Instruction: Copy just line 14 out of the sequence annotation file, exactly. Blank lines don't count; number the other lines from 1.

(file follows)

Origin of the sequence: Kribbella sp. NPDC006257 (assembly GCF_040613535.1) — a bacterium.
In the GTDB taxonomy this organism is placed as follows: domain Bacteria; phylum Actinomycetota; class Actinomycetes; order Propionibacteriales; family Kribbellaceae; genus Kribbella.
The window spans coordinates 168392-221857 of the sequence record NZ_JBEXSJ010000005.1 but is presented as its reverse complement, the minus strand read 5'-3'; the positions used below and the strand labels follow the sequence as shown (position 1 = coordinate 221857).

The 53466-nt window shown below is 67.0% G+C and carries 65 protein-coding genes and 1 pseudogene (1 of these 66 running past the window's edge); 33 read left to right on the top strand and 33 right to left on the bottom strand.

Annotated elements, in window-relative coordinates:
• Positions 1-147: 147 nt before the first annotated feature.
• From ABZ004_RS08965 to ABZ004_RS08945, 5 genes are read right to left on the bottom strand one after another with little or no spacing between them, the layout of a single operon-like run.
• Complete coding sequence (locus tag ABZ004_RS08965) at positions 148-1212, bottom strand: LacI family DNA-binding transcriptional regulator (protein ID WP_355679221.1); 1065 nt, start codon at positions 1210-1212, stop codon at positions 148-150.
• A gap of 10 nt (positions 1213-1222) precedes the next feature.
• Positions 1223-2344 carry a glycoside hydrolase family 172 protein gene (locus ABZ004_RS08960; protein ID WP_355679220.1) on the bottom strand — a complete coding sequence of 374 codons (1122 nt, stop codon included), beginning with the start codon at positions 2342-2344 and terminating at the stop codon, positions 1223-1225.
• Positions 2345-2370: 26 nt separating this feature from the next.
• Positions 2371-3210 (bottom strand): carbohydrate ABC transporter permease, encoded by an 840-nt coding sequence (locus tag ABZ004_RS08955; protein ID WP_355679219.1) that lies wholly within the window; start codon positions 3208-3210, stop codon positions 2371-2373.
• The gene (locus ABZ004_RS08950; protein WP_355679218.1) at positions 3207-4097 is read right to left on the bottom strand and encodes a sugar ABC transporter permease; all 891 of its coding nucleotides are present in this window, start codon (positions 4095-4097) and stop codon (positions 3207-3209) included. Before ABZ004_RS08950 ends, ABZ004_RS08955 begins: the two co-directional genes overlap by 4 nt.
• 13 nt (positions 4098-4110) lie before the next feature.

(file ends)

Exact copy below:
• 13 nt (positions 4098-4110) lie before the next feature.